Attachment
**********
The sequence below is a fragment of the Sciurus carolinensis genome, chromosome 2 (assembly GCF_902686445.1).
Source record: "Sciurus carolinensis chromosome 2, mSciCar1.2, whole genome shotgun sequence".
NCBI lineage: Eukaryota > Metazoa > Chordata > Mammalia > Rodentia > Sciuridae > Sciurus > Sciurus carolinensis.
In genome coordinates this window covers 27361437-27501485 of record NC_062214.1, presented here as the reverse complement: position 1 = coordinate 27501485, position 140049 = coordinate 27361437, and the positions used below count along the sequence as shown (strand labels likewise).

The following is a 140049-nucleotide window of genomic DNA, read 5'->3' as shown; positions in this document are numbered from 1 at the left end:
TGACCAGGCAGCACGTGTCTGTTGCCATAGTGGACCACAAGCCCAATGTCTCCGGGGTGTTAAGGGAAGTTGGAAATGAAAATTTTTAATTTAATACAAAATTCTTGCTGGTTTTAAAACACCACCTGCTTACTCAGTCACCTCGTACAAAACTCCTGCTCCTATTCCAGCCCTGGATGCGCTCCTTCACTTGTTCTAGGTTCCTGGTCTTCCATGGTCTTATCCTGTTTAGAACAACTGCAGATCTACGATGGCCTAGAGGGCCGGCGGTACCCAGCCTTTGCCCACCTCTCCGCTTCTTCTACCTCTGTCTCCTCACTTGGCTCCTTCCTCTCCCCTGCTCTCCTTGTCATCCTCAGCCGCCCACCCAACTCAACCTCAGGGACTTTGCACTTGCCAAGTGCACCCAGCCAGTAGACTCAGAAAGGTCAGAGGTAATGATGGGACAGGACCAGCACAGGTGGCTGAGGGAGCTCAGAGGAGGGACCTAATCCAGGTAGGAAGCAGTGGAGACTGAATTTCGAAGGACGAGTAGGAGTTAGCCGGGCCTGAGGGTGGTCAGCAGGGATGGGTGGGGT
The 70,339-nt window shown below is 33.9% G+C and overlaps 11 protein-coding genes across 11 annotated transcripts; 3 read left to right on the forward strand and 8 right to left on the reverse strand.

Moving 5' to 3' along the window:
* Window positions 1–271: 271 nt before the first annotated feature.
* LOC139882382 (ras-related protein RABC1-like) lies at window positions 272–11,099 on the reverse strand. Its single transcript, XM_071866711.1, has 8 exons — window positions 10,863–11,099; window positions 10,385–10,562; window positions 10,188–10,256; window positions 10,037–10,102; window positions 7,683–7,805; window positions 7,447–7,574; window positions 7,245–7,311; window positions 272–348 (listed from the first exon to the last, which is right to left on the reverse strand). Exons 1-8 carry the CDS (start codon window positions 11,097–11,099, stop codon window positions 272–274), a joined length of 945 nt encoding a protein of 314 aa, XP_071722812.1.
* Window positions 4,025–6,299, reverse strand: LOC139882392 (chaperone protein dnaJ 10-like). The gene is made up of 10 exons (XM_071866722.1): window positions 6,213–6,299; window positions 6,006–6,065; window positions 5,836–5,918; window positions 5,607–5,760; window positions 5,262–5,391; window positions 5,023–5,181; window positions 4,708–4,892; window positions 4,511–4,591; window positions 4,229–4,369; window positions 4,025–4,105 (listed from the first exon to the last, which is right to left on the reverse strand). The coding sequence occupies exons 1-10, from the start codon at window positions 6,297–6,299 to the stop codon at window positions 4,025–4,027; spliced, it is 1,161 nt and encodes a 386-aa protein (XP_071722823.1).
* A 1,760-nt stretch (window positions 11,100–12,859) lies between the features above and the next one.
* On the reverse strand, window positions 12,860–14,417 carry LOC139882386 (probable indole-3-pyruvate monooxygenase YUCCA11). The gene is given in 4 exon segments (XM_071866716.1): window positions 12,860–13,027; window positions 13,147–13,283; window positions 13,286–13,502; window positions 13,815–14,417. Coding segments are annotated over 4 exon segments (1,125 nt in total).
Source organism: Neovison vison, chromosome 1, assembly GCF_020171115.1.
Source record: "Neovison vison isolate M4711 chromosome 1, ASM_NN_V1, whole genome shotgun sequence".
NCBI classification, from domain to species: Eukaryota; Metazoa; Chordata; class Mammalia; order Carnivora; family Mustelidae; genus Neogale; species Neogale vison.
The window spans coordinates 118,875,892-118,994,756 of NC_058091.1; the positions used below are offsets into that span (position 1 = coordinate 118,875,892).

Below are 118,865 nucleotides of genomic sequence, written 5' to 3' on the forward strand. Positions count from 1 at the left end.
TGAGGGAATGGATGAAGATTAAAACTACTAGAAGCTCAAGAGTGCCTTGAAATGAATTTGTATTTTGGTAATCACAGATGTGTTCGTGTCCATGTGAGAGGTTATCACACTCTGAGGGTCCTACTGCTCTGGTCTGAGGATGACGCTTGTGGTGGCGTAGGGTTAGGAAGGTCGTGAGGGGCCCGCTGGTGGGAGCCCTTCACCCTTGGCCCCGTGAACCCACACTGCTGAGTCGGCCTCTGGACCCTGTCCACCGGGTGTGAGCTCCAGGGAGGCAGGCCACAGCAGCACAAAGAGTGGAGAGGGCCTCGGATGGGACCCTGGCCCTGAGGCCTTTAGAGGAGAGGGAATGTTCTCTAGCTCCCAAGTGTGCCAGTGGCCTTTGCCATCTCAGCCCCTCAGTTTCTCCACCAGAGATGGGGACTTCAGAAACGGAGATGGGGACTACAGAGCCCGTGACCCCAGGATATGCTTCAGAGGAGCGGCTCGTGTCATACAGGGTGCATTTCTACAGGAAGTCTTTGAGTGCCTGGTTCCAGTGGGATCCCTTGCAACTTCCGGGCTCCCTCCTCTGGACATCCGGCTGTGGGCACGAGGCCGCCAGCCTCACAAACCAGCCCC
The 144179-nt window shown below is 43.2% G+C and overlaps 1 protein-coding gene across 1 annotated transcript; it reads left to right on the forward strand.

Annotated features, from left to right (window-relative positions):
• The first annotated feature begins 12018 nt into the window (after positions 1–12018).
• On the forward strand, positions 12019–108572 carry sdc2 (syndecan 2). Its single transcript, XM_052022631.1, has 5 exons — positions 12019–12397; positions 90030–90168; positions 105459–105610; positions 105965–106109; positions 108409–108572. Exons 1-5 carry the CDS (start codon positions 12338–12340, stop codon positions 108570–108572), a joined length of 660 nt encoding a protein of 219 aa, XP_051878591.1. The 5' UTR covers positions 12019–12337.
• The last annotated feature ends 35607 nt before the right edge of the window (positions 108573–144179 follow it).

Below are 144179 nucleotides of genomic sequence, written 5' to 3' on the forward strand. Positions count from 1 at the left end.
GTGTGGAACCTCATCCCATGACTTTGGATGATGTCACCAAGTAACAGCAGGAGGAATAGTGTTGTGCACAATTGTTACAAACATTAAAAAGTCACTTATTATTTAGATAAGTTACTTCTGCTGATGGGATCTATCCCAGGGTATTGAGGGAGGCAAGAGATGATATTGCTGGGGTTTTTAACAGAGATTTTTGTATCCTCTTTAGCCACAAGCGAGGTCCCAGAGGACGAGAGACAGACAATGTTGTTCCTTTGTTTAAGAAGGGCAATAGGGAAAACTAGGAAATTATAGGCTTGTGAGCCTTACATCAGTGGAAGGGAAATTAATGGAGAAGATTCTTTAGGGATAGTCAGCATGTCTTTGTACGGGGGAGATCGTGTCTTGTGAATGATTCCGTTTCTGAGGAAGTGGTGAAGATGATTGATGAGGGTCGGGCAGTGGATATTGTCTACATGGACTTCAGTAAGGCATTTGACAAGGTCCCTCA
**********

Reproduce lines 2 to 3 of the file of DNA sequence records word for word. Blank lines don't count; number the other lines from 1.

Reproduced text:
Source record: "Sciurus carolinensis chromosome 2, mSciCar1.2, whole genome shotgun sequence".
NCBI lineage: Eukaryota > Metazoa > Chordata > Mammalia > Rodentia > Sciuridae > Sciurus > Sciurus carolinensis.